Rex Bionics, the New Zealand company listed on the London Stock Exchange's AIM market, said higher costs to commercialise its robotic exoskeletons widened its full-year loss to £3.56 million ($7.24 million) from £480,000 a year earlier.
The London-based company, whose exoskeletons allow wheelchair-bound people to walk, has changed its reporting date to March 31 from November 30 but has released unaudited results for the 12 months ended November 30 that include, for the first time, the results of its two subsidiaries in New Zealand and Australia. It will release final audited results for the 16 months ending March 31 in May.
Rex Bionic's shares recently traded at £67.5, having almost halved in value in December after the company warned that commercial sales would take longer than expected to eventuate. In a market update with the release of its results, the company reiterated that it expects only nominal sales this financial year, with some improvement in the first half of the 2016 financial year, and "a stronger growth trajectory" towards the end of that period.
Chief executive Crispin Simon said the company was making good progress with plans to accumulate compelling clinical evidence rather than just user feedback on the health benefits of its robotic exoskeletons.
Preliminary data from a study of 11 wheelchair-dependent patients showed all were able to complete the prescribed exercises and competently use the Rex joystick, with no adverse events. Further details on the trial will be presented at medical conferences in the next few months.
The company's main focus is on a 100-patient clinical trial to convince the rehabilitation community of Rex's benefits, with ethics committee approval expected this month and the first patient recruited soon after. It is also bringing forward a US clinical trial to secure FDA clearance of the robotic exoskeletons for at-home use in the US by the end of next year.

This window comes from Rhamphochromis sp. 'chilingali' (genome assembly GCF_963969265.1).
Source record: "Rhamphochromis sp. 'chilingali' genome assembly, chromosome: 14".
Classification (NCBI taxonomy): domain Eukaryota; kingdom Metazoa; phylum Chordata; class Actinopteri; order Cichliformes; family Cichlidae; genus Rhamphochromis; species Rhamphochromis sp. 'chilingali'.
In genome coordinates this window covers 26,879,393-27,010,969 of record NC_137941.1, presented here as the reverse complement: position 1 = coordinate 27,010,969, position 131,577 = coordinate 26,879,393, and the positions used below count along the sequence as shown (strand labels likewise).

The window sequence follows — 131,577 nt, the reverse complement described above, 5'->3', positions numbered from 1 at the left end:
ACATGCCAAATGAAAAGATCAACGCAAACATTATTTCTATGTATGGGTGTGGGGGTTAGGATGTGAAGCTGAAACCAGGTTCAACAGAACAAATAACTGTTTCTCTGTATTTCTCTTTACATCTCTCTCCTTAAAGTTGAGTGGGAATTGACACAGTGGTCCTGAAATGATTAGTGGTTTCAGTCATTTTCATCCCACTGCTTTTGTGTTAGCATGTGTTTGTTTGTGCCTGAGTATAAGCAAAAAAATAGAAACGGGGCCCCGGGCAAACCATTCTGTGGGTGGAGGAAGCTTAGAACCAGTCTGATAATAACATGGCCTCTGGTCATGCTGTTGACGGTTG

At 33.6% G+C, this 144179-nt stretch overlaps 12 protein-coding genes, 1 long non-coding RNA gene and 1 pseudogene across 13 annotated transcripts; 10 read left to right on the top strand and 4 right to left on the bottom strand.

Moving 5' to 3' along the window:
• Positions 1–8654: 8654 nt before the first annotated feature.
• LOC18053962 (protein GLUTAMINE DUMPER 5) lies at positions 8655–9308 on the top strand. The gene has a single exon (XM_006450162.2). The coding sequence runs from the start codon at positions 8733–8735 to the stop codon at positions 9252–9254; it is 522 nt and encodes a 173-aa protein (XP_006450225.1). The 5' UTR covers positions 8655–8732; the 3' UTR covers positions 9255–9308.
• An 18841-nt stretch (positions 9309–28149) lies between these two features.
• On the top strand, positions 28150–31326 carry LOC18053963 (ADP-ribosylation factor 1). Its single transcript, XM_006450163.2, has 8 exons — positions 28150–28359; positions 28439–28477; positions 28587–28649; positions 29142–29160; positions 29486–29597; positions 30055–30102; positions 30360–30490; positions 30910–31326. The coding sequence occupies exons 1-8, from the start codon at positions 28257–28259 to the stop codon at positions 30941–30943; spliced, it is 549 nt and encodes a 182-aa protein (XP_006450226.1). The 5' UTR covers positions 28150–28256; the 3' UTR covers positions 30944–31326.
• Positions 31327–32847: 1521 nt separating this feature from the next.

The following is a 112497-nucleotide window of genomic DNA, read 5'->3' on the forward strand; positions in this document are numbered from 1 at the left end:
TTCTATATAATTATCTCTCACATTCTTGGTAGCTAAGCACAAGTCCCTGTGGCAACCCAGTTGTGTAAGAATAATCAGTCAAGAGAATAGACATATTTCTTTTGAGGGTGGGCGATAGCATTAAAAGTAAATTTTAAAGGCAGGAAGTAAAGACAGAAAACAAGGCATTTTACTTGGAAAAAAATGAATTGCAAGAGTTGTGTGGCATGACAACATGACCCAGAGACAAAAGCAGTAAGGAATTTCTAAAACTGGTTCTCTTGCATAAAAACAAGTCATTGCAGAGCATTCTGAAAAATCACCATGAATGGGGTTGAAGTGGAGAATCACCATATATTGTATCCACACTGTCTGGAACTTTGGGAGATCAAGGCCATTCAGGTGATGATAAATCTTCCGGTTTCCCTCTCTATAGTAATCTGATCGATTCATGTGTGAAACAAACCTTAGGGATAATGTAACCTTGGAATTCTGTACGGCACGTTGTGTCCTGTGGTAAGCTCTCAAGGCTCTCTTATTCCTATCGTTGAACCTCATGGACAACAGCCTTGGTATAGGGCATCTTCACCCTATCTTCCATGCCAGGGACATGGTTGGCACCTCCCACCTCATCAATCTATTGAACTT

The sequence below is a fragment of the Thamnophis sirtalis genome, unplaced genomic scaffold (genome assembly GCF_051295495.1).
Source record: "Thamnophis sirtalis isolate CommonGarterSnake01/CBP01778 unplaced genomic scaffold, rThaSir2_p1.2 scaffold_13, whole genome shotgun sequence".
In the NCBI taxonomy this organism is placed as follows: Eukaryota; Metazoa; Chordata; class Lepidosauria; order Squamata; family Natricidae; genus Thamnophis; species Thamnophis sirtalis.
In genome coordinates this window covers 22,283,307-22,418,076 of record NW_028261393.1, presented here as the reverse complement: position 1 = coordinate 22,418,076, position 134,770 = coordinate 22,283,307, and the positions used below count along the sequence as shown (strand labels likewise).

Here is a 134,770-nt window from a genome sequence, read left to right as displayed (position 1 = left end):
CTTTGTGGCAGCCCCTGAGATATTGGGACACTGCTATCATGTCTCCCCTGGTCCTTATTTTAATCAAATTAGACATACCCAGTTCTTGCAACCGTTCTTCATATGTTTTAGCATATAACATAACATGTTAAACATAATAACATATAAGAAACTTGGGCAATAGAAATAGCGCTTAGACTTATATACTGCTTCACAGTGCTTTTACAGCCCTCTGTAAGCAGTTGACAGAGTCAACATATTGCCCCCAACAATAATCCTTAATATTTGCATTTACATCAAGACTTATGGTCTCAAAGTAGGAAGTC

"In the medium-term, we expect that evidence of clinical benefit will underpin commercial success," Simon said.
Manufacturing efficiencies in Auckland have cut the unit materials cost of a Rex device by more than a quarter since September. The priority now is on producing adequate numbers to meet distributor demand for product demonstrations.
Research and development work is progressing on Rex 3, the next-generation re-modelled and lower cost product that is due for release in 2017. Discussions are also under way with a number of clinics about using Rex technology in fields other than spinal injury, such as stroke, traumatic brain injury and multiple sclerosis, Simon said.
Rex raised 10 million in its reverse takeover and listing in May, to fund the roll-out of its device. As at November 30 the company had £5.8 million in cash and that had fallen to £4.98 million by the end of January.
Before the May listing, Rex received $2.9 million in government funding, a condition of which requires production to stay here until 2017.
•Makes exoskeletons that allow wheelchair-bound people to walk.
•Listed on the London Stock Exchange's AIM market.
•Received government funding, which required production to stay in NZ until 2017.
•Widened full-year loss to £3.56 million from £480,000.